The student population in the U.S. and worldwide is becoming increasingly diverse, creating a need to support all learners, especially linguistically and culturally diverse subpopulations such as English language learners (ELLs). From a social equity standpoint, the need to support these learners is critical especially in mathematics classrooms. In the U.S, the demand for mathematics teachers who are adequately prepared to teach ELLs has in fact risen. Yet, little is known about what knowledge base is essential to teach mathematics to ELLs. Driven by the need to explore this knowledge base, in this paper I explore what is involved in reasoning about teaching mathematics to ELLs. To this end, a set of instructional scenarios illustrating the work of teaching mathematics to ELLs was utilized within an assessment environment. Interviews with 10 mathematics teachers reasoning about the scenarios showed that they drew on the information provided about ELLs’ proficiency levels while reasoning through the scenarios. Also, teachers’ reasoning seems to be qualified by the extent to which they could both use their content knowledge in mathematics and modify their instructional choices according to ELLs’ language needs specified in the scenarios. This study motivates large-scale future studies examining what systematic teacher knowledge base might differentiate good teaching for ELLs from good teaching for all students.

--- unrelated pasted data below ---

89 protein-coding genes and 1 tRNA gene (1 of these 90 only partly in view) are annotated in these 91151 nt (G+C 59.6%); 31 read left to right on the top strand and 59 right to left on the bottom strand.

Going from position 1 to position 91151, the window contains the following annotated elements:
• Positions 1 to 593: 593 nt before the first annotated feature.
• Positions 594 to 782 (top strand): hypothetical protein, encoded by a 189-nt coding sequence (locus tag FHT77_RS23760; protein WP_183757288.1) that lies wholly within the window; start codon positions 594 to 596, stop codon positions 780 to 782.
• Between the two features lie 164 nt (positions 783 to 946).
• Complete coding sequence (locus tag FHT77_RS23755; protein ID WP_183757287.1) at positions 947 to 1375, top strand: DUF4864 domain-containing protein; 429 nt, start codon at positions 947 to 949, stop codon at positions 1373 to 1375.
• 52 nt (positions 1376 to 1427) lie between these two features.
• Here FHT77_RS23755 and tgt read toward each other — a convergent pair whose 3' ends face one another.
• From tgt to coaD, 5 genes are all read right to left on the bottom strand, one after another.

"In-service Teachers' Reasoning about Scenarios of Teaching Mathematics to English Language Learners,"
The Mathematics Enthusiast: Vol. 13
, Article 9.
Available at: http://scholarworks.umt.edu/tme/vol13/iss1/9